Fish and Wildlife Service emergency lists Miami blue butterfly as endangered
Vero Beach, Florida – The U.S. Fish and Wildlife Service (Service) announced today that it is taking emergency action to protect the Miami blue butterfly. Upon publication of the emergency rule on Aug. 10, 2011 in the Federal Register, the Miami blue becomes listed as endangered under the Endangered Species Act (ESA). The emergency listing immediately protects the butterfly for 240 days. Concurrently, the Service is issuing a proposed rule to permanently put into place the protections for the Miami blue beyond the 240-day emergency period.
The Miami blue is a small, coastal, non-migratory butterfly endemic to south Florida. Its geographic range once extended from the Dry Tortugas north along the Florida coasts to about St. Petersburg and Daytona, but it is now restricted to a few, small, remote islands within the Florida Keys. In making this emergency listing determination, the Service has carefully assessed the best scientific and commercial information available regarding the past, present, and future threats faced by the Miami blue butterfly.
Under the emergency provisions of the ESA, the Service is also listing the cassius blue butterfly, ceraunus blue butterfly, and nickerbean blue butterfly as threatened throughout their natural ranges due to their similarity of appearance to the Miami blue. These three butterflies overlap in range with the Miami blue in south Florida, but their entire natural ranges include the Cayman Islands, Bahamas, Cuba and Greater Antilles. In addition, the Service is issuing a 4(d) special rule on these species to establish prohibitions on collection and commercial trade within the United States. This action also prohibits the import into, and export from, the United States of the three similar butterflies. Otherwise lawful activities that may impact these similar butterflies—such as legal use of pesticides, mowing, and vehicle use—are not prohibited. Extending the prohibitions of collection, possession, and trade to the three similar butterflies will provide greater protection to the Miami blue.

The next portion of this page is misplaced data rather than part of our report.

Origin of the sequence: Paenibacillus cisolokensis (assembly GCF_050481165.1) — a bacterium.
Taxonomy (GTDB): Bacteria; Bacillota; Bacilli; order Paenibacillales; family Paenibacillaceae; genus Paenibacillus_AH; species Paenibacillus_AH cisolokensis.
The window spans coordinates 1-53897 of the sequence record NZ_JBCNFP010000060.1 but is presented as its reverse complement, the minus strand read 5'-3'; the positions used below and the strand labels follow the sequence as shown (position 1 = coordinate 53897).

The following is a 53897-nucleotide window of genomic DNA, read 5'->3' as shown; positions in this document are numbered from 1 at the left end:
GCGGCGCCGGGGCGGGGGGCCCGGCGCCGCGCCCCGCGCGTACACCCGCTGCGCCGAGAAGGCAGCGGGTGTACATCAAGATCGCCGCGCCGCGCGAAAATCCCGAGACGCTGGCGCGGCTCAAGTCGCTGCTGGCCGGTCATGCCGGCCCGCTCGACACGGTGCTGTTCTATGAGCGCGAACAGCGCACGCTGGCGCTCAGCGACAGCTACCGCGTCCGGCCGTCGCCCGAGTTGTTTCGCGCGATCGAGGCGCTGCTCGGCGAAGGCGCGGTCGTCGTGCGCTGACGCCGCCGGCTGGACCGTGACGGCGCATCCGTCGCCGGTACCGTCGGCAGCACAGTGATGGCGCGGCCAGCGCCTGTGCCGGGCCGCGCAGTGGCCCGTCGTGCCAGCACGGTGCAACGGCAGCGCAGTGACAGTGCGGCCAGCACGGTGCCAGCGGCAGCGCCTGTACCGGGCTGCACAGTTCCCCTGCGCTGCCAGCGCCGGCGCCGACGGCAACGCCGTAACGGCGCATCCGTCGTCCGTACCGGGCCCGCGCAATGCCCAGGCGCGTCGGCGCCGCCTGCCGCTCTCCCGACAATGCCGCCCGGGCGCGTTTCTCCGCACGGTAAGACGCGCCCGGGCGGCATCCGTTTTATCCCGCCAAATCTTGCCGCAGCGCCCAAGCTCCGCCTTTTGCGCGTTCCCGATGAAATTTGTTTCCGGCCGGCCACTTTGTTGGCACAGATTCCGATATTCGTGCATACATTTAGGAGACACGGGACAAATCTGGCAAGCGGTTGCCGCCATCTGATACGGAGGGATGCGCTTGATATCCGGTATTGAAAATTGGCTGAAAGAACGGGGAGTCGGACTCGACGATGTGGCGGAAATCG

The Miami blue butterfly is endangered due to the combined influences of habitat destruction and modification, herbivory of host plants by exotic green iguanas, accidental harm from humans, loss of genetic diversity, and catastrophic environmental events, such as hurricanes. Because of its small population size and restricted range, collection can severely impact the Miami blue.
Imminent threats now pose significant risk to the survival of the Miami blue. The Service believes emergency listing is necessary and, in this case, the normal listing timeframe is insufficient to prevent losses that may result in extinction. In addition, the Service has determined that designation of critical habitat for the Miami blue butterfly is not prudent because publishing maps and descriptions of critical habitat areas would widely announce the exact location of the butterfly to poachers, collectors, and vandals and may further facilitate disturbance and destruction of the butterfly’s habitat.